Willie Nelson and 'Red Headed Stranger'
Country singer Willie Nelson turned seventy years old this year. He lives in Texas and keeps busy. He performs in cities around the world -- when not playing golf, that is. I'm Steve Ember. And I'm Faith Lapidus. Welcome to THIS IS AMERICA, from VOA Special English. This week, we bring you one of the albums that helped make Willie Nelson famous.
The album is called "Red Headed Stranger." It came out in nineteen-seventy-five. It sold over two million copies in its first release. Its re-release on compact disc has sold many more.
Willie Nelson’s "Red Headed Stranger" is known as a concept album. It tells one story through many songs. The story is set in nineteen-oh-one, in the last days of the American Old West. It is about a good man gone bad. A clergyman, a preacher, shoots his wife and her lover.
The first song describes the moment when he discovers his wife’s betrayal. The song is called “Time of the Preacher."
We never learn the preacher's name. As the story continues, he travels the Old West. He lives the life of an outlaw, a criminal. Finally he falls in love again. By the end of the album, the "red headed stranger" has settled into a quiet new life with the woman and their child.
The story of love and disloyalty has been told for thousands of years. But the story of the red headed stranger seemed to capture something current in American society at that time. There had been large student protests against the Vietnam War since the nineteen-sixties. Many of those who opposed the war might have seen themselves as outlaws.
Nineteen-seventy-five was also the year the war ended. South Vietnam fell to the Communist North. The last American troops came home. Many people continued to argue about why the war had ever been fought.
At the very least, the story of the red headed stranger was a lot simpler to talk about. Music critics have suggested that people found it easy to understand what the preacher did. They felt sorry for him.
In the title song, we learn about another violent act by the preacher.
Another reason for the success of the album was the popularity of westerns in the years up to then. Programs like "Gunsmoke" acted out stories of lawlessness in the Old West. Some television shows about cowboys and Indians were for children. But movies offered more realistic stories, and more violent. Willie Nelson's album seemed to say in music what these westerns played out on film.
Here, he sings a short song that bridges two longer pieces on "Red Headed Stranger." It tells the story of when the preacher kills his wife and her lover.
Willie Nelson did not write many of the songs on “Red Headed Stranger.” The title song was written many years earlier by a songwriter named Arthur "Guitar Ruby" Smith.
Willie Nelson used to perform this song on a radio show for children. Then Columbia Records offered him a record deal. Willie Nelson decided to base an album on the song. The other songs would describe events that led up to, and followed, what happened in "Red Haired Stranger."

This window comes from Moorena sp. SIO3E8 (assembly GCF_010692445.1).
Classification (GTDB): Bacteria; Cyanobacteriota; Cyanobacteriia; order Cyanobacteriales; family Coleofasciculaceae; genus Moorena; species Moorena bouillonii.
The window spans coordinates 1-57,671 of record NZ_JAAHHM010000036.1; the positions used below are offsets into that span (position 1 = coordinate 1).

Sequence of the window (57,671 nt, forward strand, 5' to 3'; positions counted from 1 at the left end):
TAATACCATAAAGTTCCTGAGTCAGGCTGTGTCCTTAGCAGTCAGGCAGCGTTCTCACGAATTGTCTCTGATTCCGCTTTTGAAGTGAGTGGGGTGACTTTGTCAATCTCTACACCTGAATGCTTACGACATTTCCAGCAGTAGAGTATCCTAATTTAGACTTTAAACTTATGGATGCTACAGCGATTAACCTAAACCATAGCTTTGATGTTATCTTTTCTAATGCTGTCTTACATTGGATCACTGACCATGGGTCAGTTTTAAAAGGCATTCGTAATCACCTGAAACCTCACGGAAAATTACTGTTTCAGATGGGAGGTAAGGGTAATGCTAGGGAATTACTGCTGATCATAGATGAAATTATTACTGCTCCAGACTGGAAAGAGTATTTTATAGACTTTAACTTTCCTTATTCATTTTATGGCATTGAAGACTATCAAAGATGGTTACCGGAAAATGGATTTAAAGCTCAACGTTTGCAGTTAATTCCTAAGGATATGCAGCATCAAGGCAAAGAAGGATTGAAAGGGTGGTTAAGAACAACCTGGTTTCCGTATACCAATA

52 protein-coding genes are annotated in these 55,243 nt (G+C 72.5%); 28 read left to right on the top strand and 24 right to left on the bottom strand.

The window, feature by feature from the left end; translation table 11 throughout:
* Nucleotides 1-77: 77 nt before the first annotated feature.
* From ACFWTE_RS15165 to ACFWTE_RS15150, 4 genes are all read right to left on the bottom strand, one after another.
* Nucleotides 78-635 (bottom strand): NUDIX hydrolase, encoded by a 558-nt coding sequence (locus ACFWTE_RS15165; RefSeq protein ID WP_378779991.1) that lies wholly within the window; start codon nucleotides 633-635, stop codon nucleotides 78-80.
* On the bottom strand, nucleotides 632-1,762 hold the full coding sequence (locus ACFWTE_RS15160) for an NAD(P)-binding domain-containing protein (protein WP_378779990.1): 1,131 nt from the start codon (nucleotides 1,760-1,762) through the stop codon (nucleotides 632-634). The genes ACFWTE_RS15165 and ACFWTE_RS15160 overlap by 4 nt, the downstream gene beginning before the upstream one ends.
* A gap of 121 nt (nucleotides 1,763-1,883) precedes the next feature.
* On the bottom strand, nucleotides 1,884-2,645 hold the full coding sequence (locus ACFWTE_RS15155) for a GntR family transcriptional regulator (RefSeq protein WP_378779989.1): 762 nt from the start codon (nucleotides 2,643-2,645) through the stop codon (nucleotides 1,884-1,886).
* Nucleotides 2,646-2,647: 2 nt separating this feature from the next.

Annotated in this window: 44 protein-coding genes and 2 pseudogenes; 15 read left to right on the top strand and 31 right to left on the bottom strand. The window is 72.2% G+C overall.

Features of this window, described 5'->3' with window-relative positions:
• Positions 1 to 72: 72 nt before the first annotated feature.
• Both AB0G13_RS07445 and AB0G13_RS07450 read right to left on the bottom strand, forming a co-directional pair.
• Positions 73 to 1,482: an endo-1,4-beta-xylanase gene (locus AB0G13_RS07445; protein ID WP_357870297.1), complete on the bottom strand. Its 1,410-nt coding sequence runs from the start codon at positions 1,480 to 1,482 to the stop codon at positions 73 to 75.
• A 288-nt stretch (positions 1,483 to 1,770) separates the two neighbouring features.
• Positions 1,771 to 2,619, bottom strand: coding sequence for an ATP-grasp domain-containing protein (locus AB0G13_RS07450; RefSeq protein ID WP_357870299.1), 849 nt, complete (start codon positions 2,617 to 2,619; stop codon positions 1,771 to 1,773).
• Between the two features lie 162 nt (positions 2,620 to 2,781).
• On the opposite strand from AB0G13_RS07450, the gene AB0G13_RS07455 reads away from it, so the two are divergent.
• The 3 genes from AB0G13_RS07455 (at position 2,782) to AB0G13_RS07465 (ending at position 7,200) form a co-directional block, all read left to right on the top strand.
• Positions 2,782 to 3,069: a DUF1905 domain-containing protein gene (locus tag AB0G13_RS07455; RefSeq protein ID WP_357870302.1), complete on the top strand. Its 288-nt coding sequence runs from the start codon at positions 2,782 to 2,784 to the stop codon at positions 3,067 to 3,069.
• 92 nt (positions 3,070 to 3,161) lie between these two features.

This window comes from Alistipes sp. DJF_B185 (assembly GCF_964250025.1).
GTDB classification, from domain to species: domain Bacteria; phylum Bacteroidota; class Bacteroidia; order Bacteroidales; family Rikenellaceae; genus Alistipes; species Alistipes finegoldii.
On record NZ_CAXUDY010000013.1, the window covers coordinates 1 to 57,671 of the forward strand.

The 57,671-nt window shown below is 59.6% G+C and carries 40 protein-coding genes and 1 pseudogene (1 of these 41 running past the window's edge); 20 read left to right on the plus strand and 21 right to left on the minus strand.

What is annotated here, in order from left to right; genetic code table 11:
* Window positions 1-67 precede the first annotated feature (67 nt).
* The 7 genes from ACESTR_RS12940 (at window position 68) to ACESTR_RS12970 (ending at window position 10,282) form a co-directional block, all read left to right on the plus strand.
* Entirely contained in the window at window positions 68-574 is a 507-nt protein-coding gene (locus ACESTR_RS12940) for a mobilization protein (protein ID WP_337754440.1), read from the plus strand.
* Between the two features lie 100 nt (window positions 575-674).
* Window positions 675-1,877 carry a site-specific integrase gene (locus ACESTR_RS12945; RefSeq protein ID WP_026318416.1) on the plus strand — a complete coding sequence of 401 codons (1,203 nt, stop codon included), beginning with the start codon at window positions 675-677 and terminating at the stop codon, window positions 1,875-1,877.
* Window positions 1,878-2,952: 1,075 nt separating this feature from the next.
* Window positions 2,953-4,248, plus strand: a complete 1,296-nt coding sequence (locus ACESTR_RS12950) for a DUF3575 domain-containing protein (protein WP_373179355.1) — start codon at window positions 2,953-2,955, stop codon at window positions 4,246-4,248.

The first big hit from the album was a song written by Fred Rose in nineteen-forty-five: “Blue Eyes Cryin’ in the Rain.”
By the early nineteen-seventies, Willie Nelson moved to Austin, Texas. He had lived for some time in Nashville, Tennessee. Nashville is known as the capital of country music. But Willie Nelson and some other musicians were unhappy with country music at that time.
They said the country music recording industry only wanted the songs that could earn the most money. So these musicians began a movement more closely tied to earlier country and blues. This was music made by and for common people.
The other musicians included Waylon Jennings and George Jones. Together with Willie Nelson, the music they made came to called "outlaw" country music.
The name made sense. These were outlaws from the recording industry. They lived hard lives. And the music they made dealt with subjects like a red-haired preacher who kills his wife and her lover.
When “Red-Headed Stranger” came out in nineteen-seventy-five, many different kinds of people liked the album. Its old-time roots appealed to lovers of traditional country music. And young fans enjoyed the connection to modern folk and rock.
It helped that Willie Nelson himself had red hair. He also presented himself as someone who might easily step into one of his own songs.
Willie Nelson had been working in the music industry for twenty years before the album came out. But this one turned him into a star. And today Willie Nelson is still proving he is no stranger in the world of country music.
Our program was written and produced by Robert Brumfield. I’m Steve Ember.
And I’m Faith Lapidus. You can learn more about Willie Nelson at his own Web site, willienelson-dot-com. Join us again next week for more about life in the United States, on the VOA Special English program, THIS IS AMERICA.